So which one should you buy? If you're intrigued by toxic chemical printing, then the Anycubic Photon Mono M5s might be right up your alley. It can create ultra-high-resolution 12K prints with impressive accuracy and doesn't require any manual calibration. Just add resin and you're ready to go. This model has a retail price of $539, but is bundled here at Amazon with 1KG of resin for just $515.99


  • Expect to pay? $2,000-$6,000

Today’s 3D printers are all about speed, and that's what going to cost you the most if you're looking for a printer that can churn out a masterpiece in record time. Usually, this is handy for business owners, like those who have successful Etsy stores and need to create batch prints on a regular basis.

If you're someone who wants to print larger parts in a single printing session, you’ll need a printer that comes equipped with a larger build volume (approximately 250mm inches cubed and above), which won't be cheap – costing anywhere from $2,00-$6,000. 

You can also get 3D printers that double as laser engravers for speciality creative work, such as the SnapMaker Artisan 3-in-1 – around $3,000. If you have a looser budget, you should definitely consider investing in an FDM printer with a direct drive system which pushes the filament out of the nozzle more directly and sometimes at a faster pace for more accurate printing.

An Anycubic Photon M3 Premium printer in front of a grey textured background

Anycubic Photon M3 Premium printer (Image credit: Future)

Filament and material costs


It's not just the cost of a 3D printer itself that you'll need to worry about, as material costs are a big factor, and the more you use, the more you'll spend. 

If you're going to be buying an FDM printer, you'll want to use filaments that can be melted at the same temperature that your 3D printer allows for, as some substances require higher temperatures that not every printer can achieve.

The most common type of material used in FDM printers is PLA filament, which can be used to print on pretty much anything. PLA filament rolls can cost around $20 per kg on average, though you can find special colour and design filaments like the silk-style PLA for approximately $30 per kg. 

Although there are more durable plastics such as PETG or flexible TPU that can also be used, but these will need machines with extruders that can hit up to 220 to 230 degrees Celsius to melt correctly. ABS and Nylon materials, on the other hand, will require an even hotter 240 or 250-degree heat to function. 

A sitting 3D-printed Baby Groot waving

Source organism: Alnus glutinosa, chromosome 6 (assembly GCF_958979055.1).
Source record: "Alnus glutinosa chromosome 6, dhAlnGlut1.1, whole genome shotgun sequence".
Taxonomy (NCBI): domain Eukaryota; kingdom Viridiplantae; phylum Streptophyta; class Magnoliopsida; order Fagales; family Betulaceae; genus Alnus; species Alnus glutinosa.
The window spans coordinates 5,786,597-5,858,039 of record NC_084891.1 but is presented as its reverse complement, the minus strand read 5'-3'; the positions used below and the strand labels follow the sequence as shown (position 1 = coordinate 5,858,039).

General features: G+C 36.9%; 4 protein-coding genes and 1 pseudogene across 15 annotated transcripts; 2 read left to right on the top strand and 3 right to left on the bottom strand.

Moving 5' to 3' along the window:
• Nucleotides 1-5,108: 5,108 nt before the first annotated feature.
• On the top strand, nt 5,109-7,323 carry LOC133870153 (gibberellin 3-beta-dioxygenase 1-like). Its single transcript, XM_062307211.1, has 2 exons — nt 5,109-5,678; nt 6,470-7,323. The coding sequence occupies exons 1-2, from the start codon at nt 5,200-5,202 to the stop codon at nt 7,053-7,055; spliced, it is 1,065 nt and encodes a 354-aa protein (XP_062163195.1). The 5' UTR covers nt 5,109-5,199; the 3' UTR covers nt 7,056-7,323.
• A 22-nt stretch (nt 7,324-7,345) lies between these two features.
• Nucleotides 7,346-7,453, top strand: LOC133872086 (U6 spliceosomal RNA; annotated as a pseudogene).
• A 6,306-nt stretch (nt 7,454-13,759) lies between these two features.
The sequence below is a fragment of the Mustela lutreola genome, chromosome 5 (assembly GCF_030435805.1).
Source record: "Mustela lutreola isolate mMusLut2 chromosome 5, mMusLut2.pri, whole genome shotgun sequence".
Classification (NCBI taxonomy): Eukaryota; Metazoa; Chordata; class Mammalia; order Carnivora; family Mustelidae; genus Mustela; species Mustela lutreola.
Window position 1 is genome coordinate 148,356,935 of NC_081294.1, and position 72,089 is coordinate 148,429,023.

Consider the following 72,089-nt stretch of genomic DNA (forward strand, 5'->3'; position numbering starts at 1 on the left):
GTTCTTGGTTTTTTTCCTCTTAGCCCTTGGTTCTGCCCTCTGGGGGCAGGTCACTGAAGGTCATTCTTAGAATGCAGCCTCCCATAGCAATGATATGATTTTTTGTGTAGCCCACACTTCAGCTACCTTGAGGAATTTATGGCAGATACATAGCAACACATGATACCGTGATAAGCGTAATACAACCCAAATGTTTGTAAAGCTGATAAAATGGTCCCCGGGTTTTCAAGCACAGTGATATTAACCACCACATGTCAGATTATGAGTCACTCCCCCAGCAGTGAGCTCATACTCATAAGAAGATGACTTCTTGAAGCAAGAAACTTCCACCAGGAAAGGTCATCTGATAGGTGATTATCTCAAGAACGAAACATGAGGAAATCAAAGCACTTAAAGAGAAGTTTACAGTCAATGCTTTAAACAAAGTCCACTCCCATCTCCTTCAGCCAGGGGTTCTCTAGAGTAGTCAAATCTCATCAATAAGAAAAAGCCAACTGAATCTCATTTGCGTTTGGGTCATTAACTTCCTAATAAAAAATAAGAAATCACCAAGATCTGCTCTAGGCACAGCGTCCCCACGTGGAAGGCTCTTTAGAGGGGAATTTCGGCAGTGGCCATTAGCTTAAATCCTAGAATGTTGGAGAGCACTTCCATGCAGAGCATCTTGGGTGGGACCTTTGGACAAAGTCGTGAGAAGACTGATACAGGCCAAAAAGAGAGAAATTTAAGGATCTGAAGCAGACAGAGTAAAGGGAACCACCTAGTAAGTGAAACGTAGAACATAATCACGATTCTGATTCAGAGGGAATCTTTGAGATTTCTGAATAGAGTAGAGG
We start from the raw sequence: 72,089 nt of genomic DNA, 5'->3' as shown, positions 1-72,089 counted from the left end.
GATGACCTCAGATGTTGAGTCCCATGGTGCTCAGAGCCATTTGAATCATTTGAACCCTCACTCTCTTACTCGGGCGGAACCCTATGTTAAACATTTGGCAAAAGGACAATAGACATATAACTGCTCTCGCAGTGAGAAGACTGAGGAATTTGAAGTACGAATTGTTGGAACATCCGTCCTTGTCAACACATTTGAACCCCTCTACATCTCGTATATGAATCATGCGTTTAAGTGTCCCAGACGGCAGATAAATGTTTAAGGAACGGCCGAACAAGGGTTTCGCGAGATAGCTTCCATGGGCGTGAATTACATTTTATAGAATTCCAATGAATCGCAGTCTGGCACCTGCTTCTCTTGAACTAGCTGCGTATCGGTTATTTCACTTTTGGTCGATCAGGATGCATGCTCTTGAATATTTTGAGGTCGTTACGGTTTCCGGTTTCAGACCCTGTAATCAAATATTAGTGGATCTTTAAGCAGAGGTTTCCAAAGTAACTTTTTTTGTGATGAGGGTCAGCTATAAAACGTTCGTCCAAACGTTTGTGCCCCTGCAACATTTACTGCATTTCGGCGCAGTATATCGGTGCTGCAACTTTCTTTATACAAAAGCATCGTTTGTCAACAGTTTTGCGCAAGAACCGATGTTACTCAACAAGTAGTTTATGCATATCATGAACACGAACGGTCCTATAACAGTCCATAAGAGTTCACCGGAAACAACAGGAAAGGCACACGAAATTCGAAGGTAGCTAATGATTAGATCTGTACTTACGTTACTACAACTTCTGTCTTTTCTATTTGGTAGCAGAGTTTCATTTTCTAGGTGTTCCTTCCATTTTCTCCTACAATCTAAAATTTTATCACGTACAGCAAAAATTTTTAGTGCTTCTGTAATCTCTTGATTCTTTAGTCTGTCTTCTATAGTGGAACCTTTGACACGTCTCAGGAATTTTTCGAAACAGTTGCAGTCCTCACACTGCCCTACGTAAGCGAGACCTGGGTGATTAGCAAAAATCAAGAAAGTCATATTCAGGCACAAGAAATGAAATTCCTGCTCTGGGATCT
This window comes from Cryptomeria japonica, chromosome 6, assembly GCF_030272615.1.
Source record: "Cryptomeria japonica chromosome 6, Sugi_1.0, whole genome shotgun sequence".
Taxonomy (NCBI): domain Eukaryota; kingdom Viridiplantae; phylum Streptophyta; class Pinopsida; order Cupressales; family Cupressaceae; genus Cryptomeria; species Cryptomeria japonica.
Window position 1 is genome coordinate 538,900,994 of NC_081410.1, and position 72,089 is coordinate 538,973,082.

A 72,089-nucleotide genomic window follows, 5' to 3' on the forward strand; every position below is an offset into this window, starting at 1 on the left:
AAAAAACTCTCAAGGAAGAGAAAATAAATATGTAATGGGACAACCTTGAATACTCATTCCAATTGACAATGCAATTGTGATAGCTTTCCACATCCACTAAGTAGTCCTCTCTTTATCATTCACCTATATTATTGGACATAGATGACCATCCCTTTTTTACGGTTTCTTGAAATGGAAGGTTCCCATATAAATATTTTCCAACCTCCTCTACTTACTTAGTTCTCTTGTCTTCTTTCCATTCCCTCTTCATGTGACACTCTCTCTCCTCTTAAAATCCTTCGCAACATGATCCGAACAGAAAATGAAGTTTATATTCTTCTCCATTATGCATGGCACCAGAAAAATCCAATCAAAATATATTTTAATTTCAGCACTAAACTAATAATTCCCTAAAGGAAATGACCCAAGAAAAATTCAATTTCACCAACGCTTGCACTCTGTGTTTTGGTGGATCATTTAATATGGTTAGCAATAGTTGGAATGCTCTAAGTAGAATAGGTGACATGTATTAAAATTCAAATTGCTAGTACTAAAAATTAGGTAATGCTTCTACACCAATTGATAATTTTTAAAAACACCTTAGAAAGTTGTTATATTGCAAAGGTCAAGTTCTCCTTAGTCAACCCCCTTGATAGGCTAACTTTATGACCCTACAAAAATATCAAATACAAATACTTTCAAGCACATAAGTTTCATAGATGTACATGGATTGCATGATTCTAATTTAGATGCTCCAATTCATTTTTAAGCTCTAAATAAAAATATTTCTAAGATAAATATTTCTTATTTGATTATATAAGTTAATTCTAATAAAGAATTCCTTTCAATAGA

A sitting 3D-printed Baby Groot waving (Image credit: Future)

Resin MSLA

Resin is another material used for 3D printing, but it's not for everyone. As we mentioned above, it should be used with extreme caution even though most resin printers have contained chambers to prevent any toxic chemicals from escaping. The complexity of resin printing results in much more detailed prints, in exchange for a slightly more complicated process to produce them. 

Resin printers have fewer material choices, but most of the chemicals you need for your printer can be purchased in bundles from the same manufacturer and brand that created your printer, so you shouldn't need to worry about sourcing obscure materials to make your prints. 

Anycubic has also started releasing its own high-speed resin (sold separately) which is said to increase accuracy and printing times when used with Anycubic machines. This resin is sold in large bottles and can be had for a price of $50 for 1kg.

Overall, the price of resin will depend entirely on which exact material you need, and how much the brand of printer sells these bottles for. (It might even be a good idea to look into the cost of material before deciding which resin printer manufacturer you want to buy from).  

Beth Nicholls
Ecommerce Writer

Beth is Creative Bloq’s Ecommerce Writer. An avid music photographer and previous staff writer for Digital Camera World, Beth has a keen eye for content and knows just how to create it. Her background working as a tester for CeX has provided extensive knowledge surrounding the latest tech and gaming trends, and she studied Music Journalism too, so you'll probably find her at a gig. Basically, she's a total nerd with a Snorlax tattoo and a Master's degree in Photography, forever wishing she was Peter Parker.